Solar equipment makers at loggerheads with solar plant developers
Saturday 16 February 2013
As the second phase of Jawaharlal Nehru National Solar Mission (JNNSM) is drawing closer, the debate on whether use of domestically produced solar equipment should be mandated in the solar power projects is heating up. The manufacturers of solar equipments who who are demanding a mandate for domestic content requirement and the solar power project developers who would rather import cheap equipment are at loggerheads with each other. The clear divide was seen at the stakeholders consultation organised by the Ministry of New and Renewable Energy (MNRE) on February 15. The consultation was the final round of discussion with the stakeholders before MNRE finalises the policy guidelines of phase two of JNNSM.
Launched in 2010, JNNSM has a target of 22,000 MW (20,000 MW grid-connected and 2,000 MW off-grid) to be installed by 2022. The first phase with a target of 1,200 MW (off-grid and on-grid) will end in March 2013. The second phase has a target of installing 9,000 MW of grid-connected solar power and 800 MW of off-grid application.
Ratul Puri, managing director Moserbaer India, said that developing the domestic manufacturing industry was one of the prime mandates of JNNSM and that the ministry should ensure it. “We are already in a critical situation. I don’t think we will be able to survive next year if domestic content is not mandated,” he said. It is not that Indian industry cannot compete with global players, we just need some time and the support of government, he added. Puri’s views were endorsed by most manufacturers present in the meeting. “It is in the long-term interest of the country if it creates an ecosystem for the growth of domestic solar industry,” said Rahul Gupta, managing director, Indosolar. There was also a demand to keep the policy neutral for different photovoltaic technologies.
In the first phase of JNNSM, use of domestic content was mandated for developers who wanted to use crystalline silicon technology, whereas those using thinfilm technology were allowed to import thinfilm panels. It was done because the country had little experience in the sophisticated thinfilm technology. But this strategy backfired, as most developers have put up solar power plants using thinfilm technology. It happened because Export-Import bank of US provided low interest financing to Indian developers with a condition to use US thinfilm panels. In batch one of phase one of JNNSM, 50 per cent projects used thinfilm technology. In batch two, more than 70 per cent of the projects have used thinfilm technology. This has caused Indian industry going into huge losses.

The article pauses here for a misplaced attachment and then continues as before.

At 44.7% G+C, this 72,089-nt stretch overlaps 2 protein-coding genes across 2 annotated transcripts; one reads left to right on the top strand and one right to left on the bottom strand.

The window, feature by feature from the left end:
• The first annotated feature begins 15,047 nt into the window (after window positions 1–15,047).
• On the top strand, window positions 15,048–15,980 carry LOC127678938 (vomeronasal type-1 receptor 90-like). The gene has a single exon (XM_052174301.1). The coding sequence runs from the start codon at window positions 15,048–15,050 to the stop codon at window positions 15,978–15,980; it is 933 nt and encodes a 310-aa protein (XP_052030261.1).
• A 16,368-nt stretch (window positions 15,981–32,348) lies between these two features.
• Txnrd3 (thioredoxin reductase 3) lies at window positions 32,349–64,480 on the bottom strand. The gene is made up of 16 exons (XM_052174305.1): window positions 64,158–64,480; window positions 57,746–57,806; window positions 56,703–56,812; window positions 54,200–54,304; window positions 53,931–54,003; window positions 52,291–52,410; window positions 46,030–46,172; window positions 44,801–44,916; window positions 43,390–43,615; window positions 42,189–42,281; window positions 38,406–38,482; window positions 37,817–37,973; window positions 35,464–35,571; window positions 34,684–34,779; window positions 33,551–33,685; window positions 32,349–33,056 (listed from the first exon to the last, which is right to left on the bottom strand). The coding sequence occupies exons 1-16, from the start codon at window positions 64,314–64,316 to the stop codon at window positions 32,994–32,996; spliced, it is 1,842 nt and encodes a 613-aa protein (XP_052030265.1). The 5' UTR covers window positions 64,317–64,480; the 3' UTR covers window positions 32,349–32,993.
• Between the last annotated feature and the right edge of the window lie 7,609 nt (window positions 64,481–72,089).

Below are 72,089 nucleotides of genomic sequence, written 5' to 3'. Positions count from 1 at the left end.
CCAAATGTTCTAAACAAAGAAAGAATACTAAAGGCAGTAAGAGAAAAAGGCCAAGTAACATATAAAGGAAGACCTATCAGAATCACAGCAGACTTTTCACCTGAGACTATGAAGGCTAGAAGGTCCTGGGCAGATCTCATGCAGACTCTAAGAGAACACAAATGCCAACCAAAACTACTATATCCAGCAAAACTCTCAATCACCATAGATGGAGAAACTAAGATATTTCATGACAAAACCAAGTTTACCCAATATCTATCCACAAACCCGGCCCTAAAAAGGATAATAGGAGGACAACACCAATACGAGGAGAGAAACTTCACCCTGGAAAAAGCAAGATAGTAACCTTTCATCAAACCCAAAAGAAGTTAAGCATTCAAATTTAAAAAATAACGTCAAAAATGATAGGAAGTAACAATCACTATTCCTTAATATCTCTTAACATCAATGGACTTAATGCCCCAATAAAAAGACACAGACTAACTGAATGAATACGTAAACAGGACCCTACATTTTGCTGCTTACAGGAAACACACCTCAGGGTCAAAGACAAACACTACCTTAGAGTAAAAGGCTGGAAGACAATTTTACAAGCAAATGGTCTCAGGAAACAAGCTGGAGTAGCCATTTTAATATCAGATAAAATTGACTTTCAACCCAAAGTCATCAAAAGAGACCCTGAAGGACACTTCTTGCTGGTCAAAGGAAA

Importing is cheaper for developers
Most project developers are opposing the manufacturers. They say that they should be allowed to source equipment from where they want. “There should be fairplay,” said Kishore Nair, president Welspun Energy Limited. The focus should be on bringing down the cost of power. Mandating domestic content requirement will work against us in that Indian products are relatively costly,” he added. Representatives from Solar Independent Power Producers Association were also of the same view. Nair also raised concerns regarding the inferior quality of Indian modules.
Project developers also sought relaxation in the project commissioning guidelines. They said that the provision of encashment of bank guarantees if the commissioning deadline is not met is very strict. “The government should explore other ways of penalising the developers if they do not meet the commissioning deadline,” said V Saibaba, CEO, Lanco Solar.
Regarding the domestic content issue, Tarun Kapoor, joint secretary, MNRE said, “The ministry is trying to take a more balanced view keeping in mind the international issues at play.” The United States recently dragged India to World Trade Organisation alleging that India is favouring its Indian industry by mandating domestic content which hinders free and fair trade.
Arrangement of finance for projects was voiced as another big problem by developers as banks are reluctant to lend to the solar industry. “We are constantly in touch with banks to convince them to lend to the solar sector. We have also written to finance ministry regarding the same,” said Ratan P Wattal, secretary, MNRE. He also hinted at finding ways to use the National Clean Energy Fund to make solar projects more bankable. MNRE is expected to finalise phase two guidelines by the first week of March.